Liberals backing Ron Paul will hand election to GOP extremists

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For anyone moderately familiar with Ron Paul’s record, it shouldn’t come as a surprise that a litany of racists, anti-Semites, conspiracy-theorists, and militia members back his presidential campaign. Paul, after all, has spent decades cultivating the support of the far-right, not least by publishing for years a newsletter steeped in bigotry. (Read my 2008 article “Angry White Man,” for ample evidence.) Much more disconcerting is the fact that so many prominent liberals have been eagerly lining up behind Paul’s candidacy. Unfortunately, this isn’t an aberration, but a telling indication of the skewed political priorities of many on the left.

Freenet or die: ron paulThat’s James Kirchick of The New Republic, and I couldn’t have said it better myself. What in the hell are liberals thinking?!! Ralph Nader is backing Paul, and that I can see. Nader enjoys chaos at any cost. He siphoned an estimated 12,000+ Florida votes from Gore in 2000 and gave us George W. Bush’s reign of terror. The war in Iraq would never have taken place, over 4,000 American soldiers would still be alive, thousands of Iraqis would still be alive, and we’d have a trillion to subtract from the national debt. The guy does things for attention, just to be a dink.

But when prominent progressive authors like Katrina vanden Heuvel of The Nation support Paul, by focusing solely on his “no more wars” mantra (which we all support), they deliberately ignore Paul’s true beliefs and the ugly history of Paul’s past remarks, including those in the newsletters that he published years ago; remarks that he denies writing when asked by the liberal media. Kirchick examines those newsletters in a 2008 article, in which he describes the basic “Paul” beliefs that are beyond what most Americans think are Libertarian beliefs:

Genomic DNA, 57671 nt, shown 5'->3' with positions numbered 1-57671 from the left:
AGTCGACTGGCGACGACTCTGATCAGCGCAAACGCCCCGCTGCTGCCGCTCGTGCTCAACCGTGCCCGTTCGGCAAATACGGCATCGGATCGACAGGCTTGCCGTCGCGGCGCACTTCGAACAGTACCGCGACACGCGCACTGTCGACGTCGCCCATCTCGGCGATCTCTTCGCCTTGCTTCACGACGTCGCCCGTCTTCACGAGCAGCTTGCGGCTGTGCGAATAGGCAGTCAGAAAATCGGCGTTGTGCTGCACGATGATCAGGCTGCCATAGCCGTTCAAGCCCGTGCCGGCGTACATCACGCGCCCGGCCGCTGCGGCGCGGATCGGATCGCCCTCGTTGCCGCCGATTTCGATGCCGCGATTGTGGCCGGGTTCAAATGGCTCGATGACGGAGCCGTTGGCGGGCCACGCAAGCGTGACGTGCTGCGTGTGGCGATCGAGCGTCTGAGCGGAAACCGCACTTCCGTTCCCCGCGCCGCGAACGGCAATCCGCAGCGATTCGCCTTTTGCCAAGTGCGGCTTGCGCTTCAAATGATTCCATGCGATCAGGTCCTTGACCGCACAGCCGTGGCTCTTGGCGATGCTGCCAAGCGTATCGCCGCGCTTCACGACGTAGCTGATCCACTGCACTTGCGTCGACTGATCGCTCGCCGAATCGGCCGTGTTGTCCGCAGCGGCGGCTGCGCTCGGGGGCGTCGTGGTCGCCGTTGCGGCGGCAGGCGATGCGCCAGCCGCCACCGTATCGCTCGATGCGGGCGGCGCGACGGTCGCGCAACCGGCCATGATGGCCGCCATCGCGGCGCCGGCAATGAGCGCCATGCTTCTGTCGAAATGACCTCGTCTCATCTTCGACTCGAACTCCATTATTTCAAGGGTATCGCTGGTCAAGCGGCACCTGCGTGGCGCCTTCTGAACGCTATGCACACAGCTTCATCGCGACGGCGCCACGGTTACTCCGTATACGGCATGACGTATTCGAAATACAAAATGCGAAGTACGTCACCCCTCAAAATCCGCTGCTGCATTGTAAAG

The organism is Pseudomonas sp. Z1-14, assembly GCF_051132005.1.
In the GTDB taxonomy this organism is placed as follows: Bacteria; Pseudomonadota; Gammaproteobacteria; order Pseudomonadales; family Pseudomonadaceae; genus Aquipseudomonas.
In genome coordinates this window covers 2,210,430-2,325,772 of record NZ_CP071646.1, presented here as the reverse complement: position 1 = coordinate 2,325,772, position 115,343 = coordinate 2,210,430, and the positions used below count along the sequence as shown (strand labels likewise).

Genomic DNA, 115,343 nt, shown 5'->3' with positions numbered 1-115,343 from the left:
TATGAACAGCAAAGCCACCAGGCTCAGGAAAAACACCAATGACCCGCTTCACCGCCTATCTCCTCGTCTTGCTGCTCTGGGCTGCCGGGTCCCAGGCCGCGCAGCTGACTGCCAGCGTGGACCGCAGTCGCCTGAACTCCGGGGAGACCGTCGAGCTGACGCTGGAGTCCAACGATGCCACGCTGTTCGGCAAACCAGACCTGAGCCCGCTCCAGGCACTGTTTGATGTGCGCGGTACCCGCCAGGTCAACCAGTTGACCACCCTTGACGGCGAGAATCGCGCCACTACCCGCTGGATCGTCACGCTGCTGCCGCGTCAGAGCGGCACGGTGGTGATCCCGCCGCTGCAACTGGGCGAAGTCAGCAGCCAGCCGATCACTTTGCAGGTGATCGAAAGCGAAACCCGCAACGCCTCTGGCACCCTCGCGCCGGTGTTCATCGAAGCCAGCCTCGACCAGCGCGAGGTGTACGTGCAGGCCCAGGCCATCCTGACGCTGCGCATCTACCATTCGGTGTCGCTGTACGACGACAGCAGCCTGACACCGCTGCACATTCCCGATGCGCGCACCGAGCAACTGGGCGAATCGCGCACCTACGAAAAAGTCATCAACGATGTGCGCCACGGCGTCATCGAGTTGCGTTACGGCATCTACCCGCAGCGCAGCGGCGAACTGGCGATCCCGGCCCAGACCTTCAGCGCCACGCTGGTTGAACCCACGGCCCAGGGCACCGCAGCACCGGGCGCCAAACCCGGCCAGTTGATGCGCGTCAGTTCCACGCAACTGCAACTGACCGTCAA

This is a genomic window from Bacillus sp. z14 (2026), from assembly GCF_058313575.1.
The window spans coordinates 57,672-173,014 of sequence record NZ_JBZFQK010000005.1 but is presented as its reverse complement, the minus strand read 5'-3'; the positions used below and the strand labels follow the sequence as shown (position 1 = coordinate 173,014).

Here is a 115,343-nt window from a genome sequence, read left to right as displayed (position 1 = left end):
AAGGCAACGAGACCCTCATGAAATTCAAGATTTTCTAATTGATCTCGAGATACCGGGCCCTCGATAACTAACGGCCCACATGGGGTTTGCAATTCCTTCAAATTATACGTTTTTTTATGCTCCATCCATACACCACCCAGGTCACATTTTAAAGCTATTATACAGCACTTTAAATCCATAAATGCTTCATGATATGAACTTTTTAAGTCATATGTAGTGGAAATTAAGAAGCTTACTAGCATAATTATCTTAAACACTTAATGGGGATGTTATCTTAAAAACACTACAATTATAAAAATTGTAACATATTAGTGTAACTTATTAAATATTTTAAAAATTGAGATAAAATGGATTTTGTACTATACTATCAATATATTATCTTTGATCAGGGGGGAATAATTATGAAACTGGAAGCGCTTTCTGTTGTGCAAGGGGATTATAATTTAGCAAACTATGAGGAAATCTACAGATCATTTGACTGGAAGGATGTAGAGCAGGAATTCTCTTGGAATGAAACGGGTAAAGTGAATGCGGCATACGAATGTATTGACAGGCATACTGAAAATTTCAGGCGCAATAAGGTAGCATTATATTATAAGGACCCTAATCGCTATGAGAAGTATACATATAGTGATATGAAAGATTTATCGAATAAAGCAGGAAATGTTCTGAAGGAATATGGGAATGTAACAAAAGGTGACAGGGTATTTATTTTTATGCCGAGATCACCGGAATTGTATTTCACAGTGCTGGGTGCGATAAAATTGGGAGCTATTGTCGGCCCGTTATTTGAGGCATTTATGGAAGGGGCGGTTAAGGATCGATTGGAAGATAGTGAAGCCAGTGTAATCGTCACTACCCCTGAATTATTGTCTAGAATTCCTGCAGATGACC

They were published under a banner containing Paul’s name, and the articles (except for one special edition of a newsletter that contained the byline of another writer) seem designed to create the impression that they were written by him–and reflected his views. What they reveal are decades worth of obsession with conspiracies, sympathy for the right-wing militia movement, and deeply held bigotry against blacks, Jews, and gays. In short, they suggest that Ron Paul is not the plain-speaking antiwar activist his supporters believe they are backing–but rather a member in good standing of some of the oldest and ugliest traditions in American politics.

Kirchick continues …